Welcome to 2018! There will be plenty happening in the night sky this year, so we put together a skywatching calendar.

The guide is not quite complete. There are a couple of partial solar eclipses that will only be visible in the southernmost parts of the world. And the second total lunar eclipse of the year in July won't be visible in North America.

Here are the events you will get a chance to see:

January

Jan. 3,4 – Quadrantids Meteor Shower

The Quatrantids are an above-average meteor shower, with up to 40 meteors per hour at their peak. Unfortunately, the light of a nearly full moon will block out all but the brightest meteors this year.

Jan. 31 - A supermoon, a Blue Moon and a total lunar eclipse

Three great events for the price of none, if you're willing to wake up early. According to Space.com, it's the first Blue Moon lunar eclipse in 150 years.

February

February will be pretty uneventful. There won't even be a full moon.

March

March 20 – Spring equinox

The March equinox will signal the start of spring. In Phoenix, we'll get a stunning Phoenixhenge sunrise and sunset to mark the occasion.

March 31 - Blue Moon

A Blue Moon happens when there are two full moons in one month. This year is unique in that January and March both get Blue Moons while February has no full moon at all.

April

April 22,23 – Lyrids Meteor Shower

The Lyrids are an average meteor shower, producing about 20 meteors per hour at their peak. The first quarter moon will set shortly before 2 a.m. in Arizona on April 23, leaving the skies dark for a good show.

May

May 6,7 – Eta Aquarids Meteor Shower

Most of the activity for this shower is seen in the Southern Hemisphere. In the Northern Hemisphere, the rate can reach about 30 meteors per hour. You'll have to be patient if you want to catch a few good meteors, as the light of the waning gibbous moon will block out the fainter ones.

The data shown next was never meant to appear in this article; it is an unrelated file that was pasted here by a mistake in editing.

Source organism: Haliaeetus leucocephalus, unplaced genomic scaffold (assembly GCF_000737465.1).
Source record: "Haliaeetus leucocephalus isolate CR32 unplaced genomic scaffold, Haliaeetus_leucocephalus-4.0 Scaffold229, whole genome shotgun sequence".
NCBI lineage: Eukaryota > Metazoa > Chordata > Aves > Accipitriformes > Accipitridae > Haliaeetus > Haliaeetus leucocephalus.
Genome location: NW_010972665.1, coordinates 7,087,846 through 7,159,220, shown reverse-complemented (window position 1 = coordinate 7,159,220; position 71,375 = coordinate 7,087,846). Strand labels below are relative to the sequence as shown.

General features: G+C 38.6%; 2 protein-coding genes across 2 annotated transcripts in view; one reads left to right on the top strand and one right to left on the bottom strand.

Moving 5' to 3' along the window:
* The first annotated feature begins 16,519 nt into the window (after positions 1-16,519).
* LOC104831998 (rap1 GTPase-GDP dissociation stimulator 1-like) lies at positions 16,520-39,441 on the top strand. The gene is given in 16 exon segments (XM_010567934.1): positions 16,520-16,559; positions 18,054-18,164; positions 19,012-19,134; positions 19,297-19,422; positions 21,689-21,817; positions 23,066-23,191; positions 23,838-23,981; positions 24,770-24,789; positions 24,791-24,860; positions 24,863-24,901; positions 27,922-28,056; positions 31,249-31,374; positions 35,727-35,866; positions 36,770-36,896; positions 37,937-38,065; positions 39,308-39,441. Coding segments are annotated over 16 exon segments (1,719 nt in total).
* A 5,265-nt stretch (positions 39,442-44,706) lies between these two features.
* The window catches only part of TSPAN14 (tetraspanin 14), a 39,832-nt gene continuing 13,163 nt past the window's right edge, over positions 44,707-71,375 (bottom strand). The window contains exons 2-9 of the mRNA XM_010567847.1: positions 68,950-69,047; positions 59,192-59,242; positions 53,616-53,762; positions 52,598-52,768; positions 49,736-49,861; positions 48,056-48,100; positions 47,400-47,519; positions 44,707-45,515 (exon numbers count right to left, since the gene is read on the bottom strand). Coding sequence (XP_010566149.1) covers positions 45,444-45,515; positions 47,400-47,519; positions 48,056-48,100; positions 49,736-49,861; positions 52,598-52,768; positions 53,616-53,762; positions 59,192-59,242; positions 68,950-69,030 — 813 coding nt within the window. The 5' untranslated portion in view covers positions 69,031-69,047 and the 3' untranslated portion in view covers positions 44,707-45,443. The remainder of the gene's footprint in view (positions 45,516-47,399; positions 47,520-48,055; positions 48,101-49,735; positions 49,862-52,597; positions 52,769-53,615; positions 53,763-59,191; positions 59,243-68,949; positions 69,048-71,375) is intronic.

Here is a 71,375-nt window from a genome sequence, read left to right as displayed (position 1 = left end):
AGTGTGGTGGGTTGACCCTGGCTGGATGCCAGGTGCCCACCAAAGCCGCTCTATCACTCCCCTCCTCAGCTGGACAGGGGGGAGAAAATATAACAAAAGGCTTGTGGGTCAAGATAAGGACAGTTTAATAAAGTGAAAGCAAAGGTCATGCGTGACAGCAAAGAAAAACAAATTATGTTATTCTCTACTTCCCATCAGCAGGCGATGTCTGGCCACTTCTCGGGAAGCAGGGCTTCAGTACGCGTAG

June

June 21 – Summer solstice

It's the first day of summer, and the sun will have reached its northernmost position in the sky.

July

July 28, 29 – Delta Aquarids Meteor Shower

This is an average shower that can produce up to 20 meteors per hour at its peak. The nearly full moon will block out all but the brightest meteors.

August

Aug. 12, 13 – Perseids Meteor Shower

The Perseids are one of the best meteor showers to observe, producing up to 60 meteors per hour at its peak. Unlike last year, the moon won't get in the way. The thin crescent moon sets at 8:34 p.m. in Arizona on Aug. 12, leaving dark skies for great viewing.

September

Sept. 23 – Fall equinox

Phoenixhenge returns on the first day of fall.

October

Oct. 8 – Draconids Meteor Shower

The Draconids are a minor meteor shower, producing only around 10 meteors per hour at their peak. But at least there will be no moonlight to hinder your view of the show.

Oct. 21, 22 – Oronids Meteor Shower

This is an average shower, producing up to 20 meteors per hour at its peak. The Oronids tend to be bright, so even though the moon will be nearly full, you can catch a couple good ones.

November

Nov. 17, 18 – Leonids Meteor Shower

The Leonids produce up to 15 meteors per hour at their peak. The best viewing will be from a dark location after midnight.

December

Dec. 13, 14 – Geminids Meteor Shower

The Geminids are usually the strongest meteor shower of the year, usually producing 120 multicolored meteors per hour at their peak, according to the American Meteor Society. The waxing crescent moon sets around 11:12 p.m. in Arizona on Dec. 13, leaving dark skies for a great show. The best viewing will be from a dark location after the moon sets.

Dec. 21 – Winter solstice

It's the first day of winter, and the sun will have reached its southernmost position in the sky.

Dec. 21, 22 – Ursids Meteor Shower

This is a minor meteor shower, producing about 5 to 10 meteors per hour. The light of the full moon will hide all but the brightest meteors this year.